Re: Clarification of discussion
Larry answered me:
>> (1) Put the burden on the user.
>> (2) Put the burden on the rendering engine (which has to treat as
>> equivalent those two (in some cases even more) representations).
>> (3) Define some kind of preferred encoding, and require that all CLASS
>> names use it, so that comparison is simple.
>> (4) Use only characters where there is no such problem.
>Always do (4): use only characters where there is no problem. You can
>gradually turn case (3) into case (4) ("everyone agrees about the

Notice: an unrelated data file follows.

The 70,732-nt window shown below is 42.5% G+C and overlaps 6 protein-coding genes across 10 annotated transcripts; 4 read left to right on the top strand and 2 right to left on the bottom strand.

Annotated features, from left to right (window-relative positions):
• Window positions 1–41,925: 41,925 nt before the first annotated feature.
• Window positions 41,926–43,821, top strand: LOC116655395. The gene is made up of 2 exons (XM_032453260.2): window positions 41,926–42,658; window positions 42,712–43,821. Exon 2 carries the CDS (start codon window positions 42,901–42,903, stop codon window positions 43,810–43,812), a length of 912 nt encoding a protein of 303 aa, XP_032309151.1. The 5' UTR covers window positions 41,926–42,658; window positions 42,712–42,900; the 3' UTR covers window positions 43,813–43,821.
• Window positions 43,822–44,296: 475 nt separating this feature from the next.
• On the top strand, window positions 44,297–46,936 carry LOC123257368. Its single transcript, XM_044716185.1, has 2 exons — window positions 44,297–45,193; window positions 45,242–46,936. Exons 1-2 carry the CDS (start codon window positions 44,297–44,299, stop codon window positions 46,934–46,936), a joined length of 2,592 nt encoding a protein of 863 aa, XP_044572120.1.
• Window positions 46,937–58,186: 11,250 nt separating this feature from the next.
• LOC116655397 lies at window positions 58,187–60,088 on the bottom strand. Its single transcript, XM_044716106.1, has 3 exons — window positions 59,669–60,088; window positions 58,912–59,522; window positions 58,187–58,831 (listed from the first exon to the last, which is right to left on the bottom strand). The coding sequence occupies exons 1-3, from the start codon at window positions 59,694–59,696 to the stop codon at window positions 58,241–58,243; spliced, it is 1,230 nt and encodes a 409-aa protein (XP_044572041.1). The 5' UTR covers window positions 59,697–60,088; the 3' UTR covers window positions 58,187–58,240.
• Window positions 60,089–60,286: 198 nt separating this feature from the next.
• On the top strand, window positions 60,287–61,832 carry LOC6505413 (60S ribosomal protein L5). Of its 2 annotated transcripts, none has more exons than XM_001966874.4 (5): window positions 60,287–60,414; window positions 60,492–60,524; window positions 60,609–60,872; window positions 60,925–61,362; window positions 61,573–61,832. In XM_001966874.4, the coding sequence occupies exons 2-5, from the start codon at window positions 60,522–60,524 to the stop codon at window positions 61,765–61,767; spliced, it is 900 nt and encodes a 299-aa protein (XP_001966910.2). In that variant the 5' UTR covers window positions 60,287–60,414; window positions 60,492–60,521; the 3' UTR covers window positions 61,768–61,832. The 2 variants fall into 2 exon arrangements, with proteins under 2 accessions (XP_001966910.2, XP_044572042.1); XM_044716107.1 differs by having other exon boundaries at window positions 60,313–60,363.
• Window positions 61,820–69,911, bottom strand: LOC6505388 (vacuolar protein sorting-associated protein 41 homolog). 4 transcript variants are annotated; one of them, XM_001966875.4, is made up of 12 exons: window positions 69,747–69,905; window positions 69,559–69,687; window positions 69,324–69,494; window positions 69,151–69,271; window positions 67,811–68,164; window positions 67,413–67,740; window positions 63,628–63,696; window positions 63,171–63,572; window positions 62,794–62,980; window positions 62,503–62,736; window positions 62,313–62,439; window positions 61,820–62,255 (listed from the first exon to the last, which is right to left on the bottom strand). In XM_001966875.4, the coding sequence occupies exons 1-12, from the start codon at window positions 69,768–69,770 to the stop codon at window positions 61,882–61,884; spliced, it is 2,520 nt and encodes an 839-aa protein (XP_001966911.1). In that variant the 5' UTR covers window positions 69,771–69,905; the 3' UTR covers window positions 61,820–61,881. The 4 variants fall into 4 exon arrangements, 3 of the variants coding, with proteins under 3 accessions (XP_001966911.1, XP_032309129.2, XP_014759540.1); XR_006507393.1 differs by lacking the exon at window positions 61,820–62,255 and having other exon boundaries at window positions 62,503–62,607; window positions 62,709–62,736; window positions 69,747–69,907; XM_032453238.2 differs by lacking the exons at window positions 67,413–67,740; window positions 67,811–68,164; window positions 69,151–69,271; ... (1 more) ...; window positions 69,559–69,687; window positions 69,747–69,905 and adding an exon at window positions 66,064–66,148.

>preferred encoding, so there's no problem.").
> Lower case ASCII is the preferred encoding of upper-case ASCII.
>Now we have case-equivalence; no problem.
Larry - I always like your ideas, even if they are not real solutions.
Anyway, in our case:
a) Case is not a problem. From primary school kids up, everybody that
knows a script is supposed to know upper from lower case, if
that exists in that script. Of course, some conventions, such
as general class names upper case, private ones lower case,
or such, might be helpful.
b) To turn case (3) into case four, some concious effort is needed.
Otherwise, neither French nor German nor Spanish will ever
make it into classnames, whereas Russian, Hindi, or Japanese
won't have any problems.